We hope this Alert finds you and your family healthy and safe during these unsettling times.
COVID-19 has interrupted all of our normal routines but has provided many of our clients with a unique opportunity to take a pause and review existing estate planning documents to make sure they are still accurate. We have received numerous calls and emails from clients asking us to update their documents and the choices they made in previous years.
On that note, here are a few reminders of the items you should review in order to safeguard your loved ones during these uncertain times:
1. Medical Powers of Attorney – review your Health Care Powers of Attorney and your Advance Directives (i.e., Living Wills) to make sure your existing Agent(s) are the persons you want to make health care decisions for you if you are unable to make them yourselves at the hospital or with your health care provider
2. Financial Powers of Attorney – review your Durable (Financial) Powers of Attorney to make sure your existing Agent(s) are the persons you want to make financial decisions on your behalf when you cannot.
3. Revocable (Family) Trust Agreement– review your Trust Agreement for the following:
- Choice of Successor Trustee
- Distribution Scheme to your heirs
- Funding of Trust – Make sure all of your assets are properly titled in the name of your Trust, such as your primary residence, vacation home (if any), stock or other equity interests in any businesses you own, taxable and non-taxable bank accounts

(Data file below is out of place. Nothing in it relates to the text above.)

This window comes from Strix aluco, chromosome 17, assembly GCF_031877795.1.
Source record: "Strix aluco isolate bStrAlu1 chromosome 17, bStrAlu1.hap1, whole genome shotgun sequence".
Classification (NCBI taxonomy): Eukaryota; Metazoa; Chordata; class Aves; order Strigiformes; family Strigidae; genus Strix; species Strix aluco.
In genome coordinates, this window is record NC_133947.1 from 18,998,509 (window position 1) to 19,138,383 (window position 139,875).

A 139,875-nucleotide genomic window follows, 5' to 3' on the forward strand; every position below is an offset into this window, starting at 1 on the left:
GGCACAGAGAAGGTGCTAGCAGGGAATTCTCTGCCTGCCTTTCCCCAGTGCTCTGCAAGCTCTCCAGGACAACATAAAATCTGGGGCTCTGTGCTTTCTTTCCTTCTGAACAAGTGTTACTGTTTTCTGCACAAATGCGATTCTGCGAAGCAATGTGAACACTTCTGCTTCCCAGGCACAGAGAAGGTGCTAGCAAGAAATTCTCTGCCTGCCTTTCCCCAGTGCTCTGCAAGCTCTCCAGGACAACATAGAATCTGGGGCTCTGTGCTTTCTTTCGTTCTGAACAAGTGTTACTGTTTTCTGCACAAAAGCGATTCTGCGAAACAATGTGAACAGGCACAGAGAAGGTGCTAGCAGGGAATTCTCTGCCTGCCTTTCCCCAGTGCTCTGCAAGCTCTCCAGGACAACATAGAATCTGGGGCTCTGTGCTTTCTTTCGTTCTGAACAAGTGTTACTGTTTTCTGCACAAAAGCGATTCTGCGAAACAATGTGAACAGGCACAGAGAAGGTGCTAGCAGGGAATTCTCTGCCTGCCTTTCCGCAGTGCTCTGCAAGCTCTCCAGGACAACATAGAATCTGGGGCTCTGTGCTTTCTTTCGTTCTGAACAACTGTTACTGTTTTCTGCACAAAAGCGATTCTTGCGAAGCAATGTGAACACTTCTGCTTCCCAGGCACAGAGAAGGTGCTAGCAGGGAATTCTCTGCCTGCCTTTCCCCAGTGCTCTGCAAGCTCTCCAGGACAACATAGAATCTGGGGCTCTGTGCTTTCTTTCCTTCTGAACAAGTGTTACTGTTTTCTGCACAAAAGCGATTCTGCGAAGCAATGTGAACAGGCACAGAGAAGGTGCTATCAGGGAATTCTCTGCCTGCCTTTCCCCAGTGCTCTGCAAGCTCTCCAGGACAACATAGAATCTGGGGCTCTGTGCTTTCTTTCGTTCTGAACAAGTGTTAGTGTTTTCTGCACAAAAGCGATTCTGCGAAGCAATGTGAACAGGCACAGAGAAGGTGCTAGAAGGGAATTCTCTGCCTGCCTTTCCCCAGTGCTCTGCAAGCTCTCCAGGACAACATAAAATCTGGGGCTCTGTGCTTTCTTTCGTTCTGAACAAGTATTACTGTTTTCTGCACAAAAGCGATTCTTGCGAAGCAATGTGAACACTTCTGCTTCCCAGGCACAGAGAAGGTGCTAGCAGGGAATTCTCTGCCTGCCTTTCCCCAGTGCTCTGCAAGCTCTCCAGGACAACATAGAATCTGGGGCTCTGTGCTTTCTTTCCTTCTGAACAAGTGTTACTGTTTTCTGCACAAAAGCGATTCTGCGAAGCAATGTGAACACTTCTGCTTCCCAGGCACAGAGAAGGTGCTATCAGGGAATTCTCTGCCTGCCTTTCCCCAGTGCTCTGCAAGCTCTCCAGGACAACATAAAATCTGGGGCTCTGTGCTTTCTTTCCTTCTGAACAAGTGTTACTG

- Beneficiary designations – Make sure your life insurance, IRA and 401k beneficiary designations meet your current objectives
- Update the Powers of Trustee in your Trust Agreement to include Access to Digital Assets/Passwords so that your successors are able to access your financial assets. Many estate plans do not include ideal language.
4. Clients with Net Worth over $10,000,000 (Taxable Estates) – clients with net worth of greater than $10,000,000 should consider scheduling a meeting to review the opportunities that exist in the current tax law to transfer/gift a portion of their estates to the next generation using various techniques that utilize multi-generational trusts and discount valuation methods. Due to the COVID-19, many privately-held businesses and other assets have lost significant value. Before these values return to pre-pandemic levels, it might make sense to obtain a valuation of your business or assets to take advantages of the $23,160,000 (per couple) estate and gift tax exemption before the existing tax law reduces that exemption to $10,000,000 per couple at the end of 2025. The exemptions will be $11,580,000 and $5,000,000 respectively for unmarried clients.